A business guide to the Social Security Code

By Manoj Kumar and Shweta Bharti, Hammurabi & Solomon
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The introduction of the Code on Social Security, 2020 (code), together with the Code on Occupational Safety, Health and Working Conditions, 2020, and the Code on Industrial Relations, 2020, marks the completion of the four-part reform of labour laws, which started with the passage of the 2019 Code on Wages. The code recently completed its passage through parliament. The purpose of the code is to enhance existing legal frameworks through amalgamation while introducing measures to afford protection with respect to their health care and income security of employees, workers who do not have the protection of unions or other organizations, gig workers, and digital platform economy workers.

Manoj-Kumar,-founder,-Hammurabi-&-Solomon
Manoj Kumar
Founder, Managing partners
Hammurabi & Solomon

Apart from the amalgamation of nine pieces of legislation into one comprehensive framework to bring about transparency and accountability in its implementation, the code focusses on social security offerings for non-organized workers to frame and notify welfare schemes encompassing life and disability cover, health and maternity benefits, old age protection, education; and any other benefits. State governments on the other hand shall frame and notify schemes relating to provident funds, employment injury benefits, housing, educational schemes for children, the upgrading of workers’ skills, funeral assistance, and old age homes.

The code enables the division of one or more funding sources for schemes, which may be either wholly funded by a concerned government or partly funded through contributions collected from the beneficiaries of the scheme or the employers through corporate social responsibility provisions under the Companies Act, 2013. The code seeks to establish social security schemes and provisions on the basis of thresholds, such as 20 or more employees of establishments under chapter III on employees’ provident funds, 10 or more employees of establishments carrying on hazardous or life-threatening occupations under chapter IV on the Employees’ State Insurance Corporation, and, under chapter V on gratuities, every employee of a factory, mine, oilfield, plantation, port and railway company and every employee of a shop or establishment that has had 10 or more employees on any day in the preceding 12 months.

Shweta-Bharti,-senior-partner,-Hammurabi-&-Solomon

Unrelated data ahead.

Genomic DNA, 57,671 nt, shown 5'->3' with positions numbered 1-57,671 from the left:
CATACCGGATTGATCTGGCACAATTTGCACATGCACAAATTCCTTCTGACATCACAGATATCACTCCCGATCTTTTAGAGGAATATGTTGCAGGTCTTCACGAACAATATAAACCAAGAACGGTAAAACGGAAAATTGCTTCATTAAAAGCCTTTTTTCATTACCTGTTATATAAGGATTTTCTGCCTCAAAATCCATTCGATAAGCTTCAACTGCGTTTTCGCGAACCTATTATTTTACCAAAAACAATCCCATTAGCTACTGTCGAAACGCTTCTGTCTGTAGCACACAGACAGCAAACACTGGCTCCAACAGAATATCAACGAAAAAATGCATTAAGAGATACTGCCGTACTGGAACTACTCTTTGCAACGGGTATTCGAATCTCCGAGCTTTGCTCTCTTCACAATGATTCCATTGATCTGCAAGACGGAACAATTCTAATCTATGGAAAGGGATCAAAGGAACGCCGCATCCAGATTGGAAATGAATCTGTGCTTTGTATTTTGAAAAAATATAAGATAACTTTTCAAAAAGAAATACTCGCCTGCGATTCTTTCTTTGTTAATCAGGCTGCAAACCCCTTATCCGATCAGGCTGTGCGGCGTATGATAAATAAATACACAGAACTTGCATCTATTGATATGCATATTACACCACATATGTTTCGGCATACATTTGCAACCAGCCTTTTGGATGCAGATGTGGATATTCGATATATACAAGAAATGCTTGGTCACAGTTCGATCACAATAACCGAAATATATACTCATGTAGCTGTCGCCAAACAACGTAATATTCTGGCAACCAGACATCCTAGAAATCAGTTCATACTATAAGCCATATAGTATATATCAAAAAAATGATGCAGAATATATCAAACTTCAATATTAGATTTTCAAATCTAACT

Shweta Bharti
Senior partner
Hammurabi & Solomon

The code also introduces options for establishments with employees’ provident funds (EPF) and employees’ state insurance (ESI), so that they may opt-in or opt-out of the provisions of chapters if they have the agreement of the majority of their employees and the approval of the competent authority.

Key features of the code include:

a. A gratuity shall be payable to an employee on termination of employment when duration of service has been for not less than five years, or on the termination of the contract period under fixed-term employment.

b. Compulsory insurance may be obtained by the employer from any insurance company regulated by the authority as defined under the Insurance Regulatory Development Authority Act, 1999.

c. Maternity benefits bonus increased from ₹1,000 (US$13.7) to ₹3,500.

d. Employers’ liabilities for compensation for the death of a worker and accidents are extended to commuting to or from the place of employment.

e. Mandatory registration is required for non-organized workers’ social security.

f. Private establishments with more than 20 employees have to report vacancies to employment exchanges or career centres.

The term employee is defined in clause 2 (26) of the code. However the provisos to the definition allow for variations in the scope of the term applicable to EPF and ESI related chapters in which “employee” shall mean (a) such employee drawing wages less than or equal to the wage ceiling notified by the government and includes such other persons or class of persons, as the government may by notification, specify to be an employee; and (b) for the purpose of counting of employees for inclusion of an establishment in EPF and ESI chapters, those employees whose wages are more than the wage ceiling so notified by the government shall also be taken into account.

The code introduces a much-needed change of regime that will bring about simplification, transparency and accountability in the labour and social security framework. While employees will gain from the enhanced benefits and simplification brought about by the code, employers will benefit by operating under a clearer regime that will enable better governance and compliance. Employers will as well have a better opportunity to apply CSR funds towards employee benefits. The finer details of the applicability of, and mechanisms under the code are still awaited, with the formulation of the rules expected to be revealed within the present calendar year.

Manoj Kumar is the founder and managing partner and Shweta Bharti is a senior partner at Hammurabi & Solomon.

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